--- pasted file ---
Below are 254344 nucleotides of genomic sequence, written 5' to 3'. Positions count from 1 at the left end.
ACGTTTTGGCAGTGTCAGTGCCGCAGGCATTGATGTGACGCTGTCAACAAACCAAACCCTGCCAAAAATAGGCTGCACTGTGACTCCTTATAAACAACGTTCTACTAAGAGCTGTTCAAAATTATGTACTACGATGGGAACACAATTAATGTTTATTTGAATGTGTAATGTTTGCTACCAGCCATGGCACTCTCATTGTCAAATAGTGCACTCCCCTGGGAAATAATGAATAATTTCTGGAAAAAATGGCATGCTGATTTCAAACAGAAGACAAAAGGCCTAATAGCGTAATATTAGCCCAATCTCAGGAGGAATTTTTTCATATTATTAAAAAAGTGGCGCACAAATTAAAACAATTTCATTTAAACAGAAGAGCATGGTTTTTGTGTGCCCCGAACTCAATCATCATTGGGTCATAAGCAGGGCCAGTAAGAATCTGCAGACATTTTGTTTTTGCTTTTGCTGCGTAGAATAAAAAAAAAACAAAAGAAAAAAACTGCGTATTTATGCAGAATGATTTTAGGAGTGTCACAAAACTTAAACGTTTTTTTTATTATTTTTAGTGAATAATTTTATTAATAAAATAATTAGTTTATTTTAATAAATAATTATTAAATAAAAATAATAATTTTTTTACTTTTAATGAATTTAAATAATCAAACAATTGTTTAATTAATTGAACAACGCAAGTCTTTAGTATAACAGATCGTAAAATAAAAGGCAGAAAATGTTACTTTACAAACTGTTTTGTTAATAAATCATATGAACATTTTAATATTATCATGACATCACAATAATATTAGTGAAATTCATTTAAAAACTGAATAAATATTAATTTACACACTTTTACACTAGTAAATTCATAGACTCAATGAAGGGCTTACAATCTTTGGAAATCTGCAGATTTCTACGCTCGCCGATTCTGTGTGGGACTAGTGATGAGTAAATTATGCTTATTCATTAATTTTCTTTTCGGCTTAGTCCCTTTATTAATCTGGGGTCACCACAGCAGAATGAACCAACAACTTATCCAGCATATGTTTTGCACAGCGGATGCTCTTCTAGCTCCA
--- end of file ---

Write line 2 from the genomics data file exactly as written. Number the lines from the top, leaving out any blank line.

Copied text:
ACGTTTTGGCAGTGTCAGTGCCGCAGGCATTGATGTGACGCTGTCAACAAACCAAACCCTGCCAAAAATAGGCTGCACTGTGACTCCTTATAAACAACGTTCTACTAAGAGCTGTTCAAAATTATGTACTACGATGGGAACACAATTAATGTTTATTTGAATGTGTAATGTTTGCTACCAGCCATGGCACTCTCATTGTCAAATAGTGCACTCCCCTGGGAAATAATGAATAATTTCTGGAAAAAATGGCATGCTGATTTCAAACAGAAGACAAAAGGCCTAATAGCGTAATATTAGCCCAATCTCAGGAGGAATTTTTTCATATTATTAAAAAAGTGGCGCACAAATTAAAACAATTTCATTTAAACAGAAGAGCATGGTTTTTGTGTGCCCCGAACTCAATCATCATTGGGTCATAAGCAGGGCCAGTAAGAATCTGCAGACATTTTGTTTTTGCTTTTGCTGCGTAGAATAAAAAAAAAACAAAAGAAAAAAACTGCGTATTTATGCAGAATGATTTTAGGAGTGTCACAAAACTTAAACGTTTTTTTTATTATTTTTAGTGAATAATTTTATTAATAAAATAATTAGTTTATTTTAATAAATAATTATTAAATAAAAATAATAATTTTTTTACTTTTAATGAATTTAAATAATCAAACAATTGTTTAATTAATTGAACAACGCAAGTCTTTAGTATAACAGATCGTAAAATAAAAGGCAGAAAATGTTACTTTACAAACTGTTTTGTTAATAAATCATATGAACATTTTAATATTATCATGACATCACAATAATATTAGTGAAATTCATTTAAAAACTGAATAAATATTAATTTACACACTTTTACACTAGTAAATTCATAGACTCAATGAAGGGCTTACAATCTTTGGAAATCTGCAGATTTCTACGCTCGCCGATTCTGTGTGGGACTAGTGATGAGTAAATTATGCTTATTCATTAATTTTCTTTTCGGCTTAGTCCCTTTATTAATCTGGGGTCACCACAGCAGAATGAACCAACAACTTATCCAGCATATGTTTTGCACAGCGGATGCTCTTCTAGCTCCA